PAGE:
The Bombay High Court has held that under the Protection of Women from Domestic Violence Act, 2005, the court is empowered by Section 28(2) to deviate from the prescribed procedure under Rule 6(5) of the DV Rules or S.125 of CrPC and in its own discretion may allow evidence on affidavit and cross-examination to test veracity of evidence.
Justice Anuja Prabhudessai dismissed the petition filed by the husband against his wife (respondent) under Section 12 of the said Act and held under Section 28(2), courts can lay down their own procedure in deciding such an application.
Both parties in the application, i.e., petitioner husband and respondent-wife, were married in 2013 and filed a divorce petition two years later in 2015, which is still pending before the family court.
The respondent-wife had also filed an application under Section 12 of the said Act before the Court of JMFC, Cantonment, Pune in 2015. The petitioner husband filed an application in 2016 contending that proceedings under the said Act are to be dealt with in the manner laid down under Section 125 of the CrPC. Meaning that the respondent wife was not entitled to file affidavit in evidence but should step into the witness box and adduce evidence.
After hearing both parties, the magistrate held that Section 28(2) of the DV Act permits the court to lay down its own procedure for disposal of an application under Section 12 and permitted affidavit in evidence to be filed, dismissing the petitioner husband’s application. Then a petition was filed in the high court by the petitioner husband questioning whether an applicant under Section 12 of the act can be allowed to file an affidavit in evidence.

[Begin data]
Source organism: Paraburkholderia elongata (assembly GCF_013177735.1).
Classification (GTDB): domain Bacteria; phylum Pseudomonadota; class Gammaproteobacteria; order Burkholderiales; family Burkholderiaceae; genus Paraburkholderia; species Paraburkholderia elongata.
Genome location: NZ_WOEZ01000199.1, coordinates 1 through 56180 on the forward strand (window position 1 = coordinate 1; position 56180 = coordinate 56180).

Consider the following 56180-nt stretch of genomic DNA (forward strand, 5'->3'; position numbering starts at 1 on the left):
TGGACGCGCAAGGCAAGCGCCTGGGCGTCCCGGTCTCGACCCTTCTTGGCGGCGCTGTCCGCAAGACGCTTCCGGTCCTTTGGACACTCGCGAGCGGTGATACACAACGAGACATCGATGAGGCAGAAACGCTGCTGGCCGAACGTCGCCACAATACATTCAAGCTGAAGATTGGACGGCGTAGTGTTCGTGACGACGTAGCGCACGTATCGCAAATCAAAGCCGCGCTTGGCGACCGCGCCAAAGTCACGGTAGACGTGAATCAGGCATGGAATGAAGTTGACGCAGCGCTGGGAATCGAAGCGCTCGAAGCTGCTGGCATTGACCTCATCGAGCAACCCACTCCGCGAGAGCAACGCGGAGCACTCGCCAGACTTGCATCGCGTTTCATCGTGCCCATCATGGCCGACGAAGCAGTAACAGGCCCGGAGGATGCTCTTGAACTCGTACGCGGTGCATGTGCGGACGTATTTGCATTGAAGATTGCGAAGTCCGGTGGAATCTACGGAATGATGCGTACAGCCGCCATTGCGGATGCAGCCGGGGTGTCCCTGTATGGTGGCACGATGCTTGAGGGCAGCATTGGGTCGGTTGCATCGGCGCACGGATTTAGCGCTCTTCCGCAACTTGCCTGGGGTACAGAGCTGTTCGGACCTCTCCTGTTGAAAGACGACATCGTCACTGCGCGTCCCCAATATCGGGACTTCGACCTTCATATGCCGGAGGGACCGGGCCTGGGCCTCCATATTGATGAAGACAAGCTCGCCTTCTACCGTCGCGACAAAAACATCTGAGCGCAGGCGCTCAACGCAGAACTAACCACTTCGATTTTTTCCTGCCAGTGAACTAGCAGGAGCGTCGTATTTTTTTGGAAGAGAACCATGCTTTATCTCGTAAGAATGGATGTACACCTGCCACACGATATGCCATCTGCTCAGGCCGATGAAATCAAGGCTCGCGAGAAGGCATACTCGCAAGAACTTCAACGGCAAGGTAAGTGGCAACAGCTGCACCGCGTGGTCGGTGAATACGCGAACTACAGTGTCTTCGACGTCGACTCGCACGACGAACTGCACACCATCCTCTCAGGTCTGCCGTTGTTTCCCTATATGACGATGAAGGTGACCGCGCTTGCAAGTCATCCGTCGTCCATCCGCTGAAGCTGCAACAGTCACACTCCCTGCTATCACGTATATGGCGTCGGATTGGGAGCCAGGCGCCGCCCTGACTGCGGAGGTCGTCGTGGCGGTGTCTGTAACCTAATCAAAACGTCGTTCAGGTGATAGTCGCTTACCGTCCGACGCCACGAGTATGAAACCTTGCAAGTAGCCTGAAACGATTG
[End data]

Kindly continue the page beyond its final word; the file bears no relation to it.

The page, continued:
The court noted that although sub-section (1) Rule (5) of Rule 6 indicates that in deciding the application under Section 12, the court has to follow the procedure prescribed under Section 126 of the CrPC and thus, record evidence in presence of the parties. However, the court also pointed out that Section 28(2) states –
Nothing in Sub Section (1) shall prevent the Court from laying down its own procedure for disposal of an application under Section 12 or under Sub Section (2) of Section 23.
Referring to the decision of the Supreme Court in Balwant Singh (Dead) v Jagdish Singh and Ors, the court interpreted Section 28(2) and said-
“When the language of the provision is plain, clear and unambiguous, the Courts should not extend or limit the scope of Section but read the Section as it is and interpret in a manner which makes the provision workable and not redundant or otiose.”
The court further noted-
“Though, unlike Negotiable Instrument Act, there is no specific provision in the D.V. Act to give evidence on affidavit, section 28(2) with words plain, simple and unambiguous gives flexibility to the Court to depart from the procedure prescribed under Section (1) of Section 28 and to devise its own procedure in deciding application under Section 12 or 23(2) of the Act. This enabling provision, which intends to achieve the object of the Act, would override subsection (1) of section 28 the Act as well as Rule 6(5) of D.V. Rules. Having regard to the object and scope of the Act, this provision cannot be given a narrow interpretation which will have an effect of rendering it redundant, surplus or otiose. In my considered view, such approach will defeat the very object of the Act.
Thus, in my considered view the Court can deviate from procedure prescribed under Sub Section (1) of Section 28 r/w Rule 6(5) and devise its own procedure, which would include permitting evidence by way of an affidavit. In other words, the court in its discretion can allow evidence on affidavit and permit cross-examination to test veracity of the evidence.”